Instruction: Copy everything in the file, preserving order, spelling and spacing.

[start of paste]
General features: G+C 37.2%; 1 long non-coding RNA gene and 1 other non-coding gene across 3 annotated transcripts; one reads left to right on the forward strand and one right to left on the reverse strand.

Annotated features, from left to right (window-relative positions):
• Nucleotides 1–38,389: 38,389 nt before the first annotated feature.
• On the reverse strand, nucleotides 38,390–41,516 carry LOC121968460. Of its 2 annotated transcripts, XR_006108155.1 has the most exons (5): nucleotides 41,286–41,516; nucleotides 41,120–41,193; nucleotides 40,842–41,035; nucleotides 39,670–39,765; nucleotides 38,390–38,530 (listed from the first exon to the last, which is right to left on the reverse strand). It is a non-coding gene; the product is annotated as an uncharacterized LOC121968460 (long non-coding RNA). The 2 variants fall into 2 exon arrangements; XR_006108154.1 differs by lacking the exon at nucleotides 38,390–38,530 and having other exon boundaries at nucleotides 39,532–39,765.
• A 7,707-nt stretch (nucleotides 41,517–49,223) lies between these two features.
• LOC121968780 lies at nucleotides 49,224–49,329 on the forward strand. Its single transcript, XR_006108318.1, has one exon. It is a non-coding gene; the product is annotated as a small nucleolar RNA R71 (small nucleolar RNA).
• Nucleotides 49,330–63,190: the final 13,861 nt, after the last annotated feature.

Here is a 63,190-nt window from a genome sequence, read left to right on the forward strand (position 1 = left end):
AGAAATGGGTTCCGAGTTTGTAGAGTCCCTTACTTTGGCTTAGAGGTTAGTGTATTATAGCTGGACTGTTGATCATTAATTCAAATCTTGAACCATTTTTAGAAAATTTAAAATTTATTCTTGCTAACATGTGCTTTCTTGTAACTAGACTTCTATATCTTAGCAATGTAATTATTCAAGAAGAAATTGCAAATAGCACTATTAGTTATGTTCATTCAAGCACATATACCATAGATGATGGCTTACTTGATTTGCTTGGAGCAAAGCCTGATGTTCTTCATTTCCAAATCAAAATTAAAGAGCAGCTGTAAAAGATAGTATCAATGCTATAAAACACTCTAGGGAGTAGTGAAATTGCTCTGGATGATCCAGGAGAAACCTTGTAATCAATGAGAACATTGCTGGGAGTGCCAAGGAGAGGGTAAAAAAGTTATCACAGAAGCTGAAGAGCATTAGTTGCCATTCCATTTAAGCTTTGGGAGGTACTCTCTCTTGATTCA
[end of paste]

General features: G+C 37.2%; 1 long non-coding RNA gene and 1 other non-coding gene across 3 annotated transcripts; one reads left to right on the forward strand and one right to left on the reverse strand.

Annotated features, from left to right (window-relative positions):
• Nucleotides 1–38,389: 38,389 nt before the first annotated feature.
• On the reverse strand, nucleotides 38,390–41,516 carry LOC121968460. Of its 2 annotated transcripts, XR_006108155.1 has the most exons (5): nucleotides 41,286–41,516; nucleotides 41,120–41,193; nucleotides 40,842–41,035; nucleotides 39,670–39,765; nucleotides 38,390–38,530 (listed from the first exon to the last, which is right to left on the reverse strand). It is a non-coding gene; the product is annotated as an uncharacterized LOC121968460 (long non-coding RNA). The 2 variants fall into 2 exon arrangements; XR_006108154.1 differs by lacking the exon at nucleotides 38,390–38,530 and having other exon boundaries at nucleotides 39,532–39,765.
• A 7,707-nt stretch (nucleotides 41,517–49,223) lies between these two features.
• LOC121968780 lies at nucleotides 49,224–49,329 on the forward strand. Its single transcript, XR_006108318.1, has one exon. It is a non-coding gene; the product is annotated as a small nucleolar RNA R71 (small nucleolar RNA).
• Nucleotides 49,330–63,190: the final 13,861 nt, after the last annotated feature.

Here is a 63,190-nt window from a genome sequence, read left to right on the forward strand (position 1 = left end):
AGAAATGGGTTCCGAGTTTGTAGAGTCCCTTACTTTGGCTTAGAGGTTAGTGTATTATAGCTGGACTGTTGATCATTAATTCAAATCTTGAACCATTTTTAGAAAATTTAAAATTTATTCTTGCTAACATGTGCTTTCTTGTAACTAGACTTCTATATCTTAGCAATGTAATTATTCAAGAAGAAATTGCAAATAGCACTATTAGTTATGTTCATTCAAGCACATATACCATAGATGATGGCTTACTTGATTTGCTTGGAGCAAAGCCTGATGTTCTTCATTTCCAAATCAAAATTAAAGAGCAGCTGTAAAAGATAGTATCAATGCTATAAAACACTCTAGGGAGTAGTGAAATTGCTCTGGATGATCCAGGAGAAACCTTGTAATCAATGAGAACATTGCTGGGAGTGCCAAGGAGAGGGTAAAAAAGTTATCACAGAAGCTGAAGAGCATTAGTTGCCATTCCATTTAAGCTTTGGGAGGTACTCTCTCTTGATTCA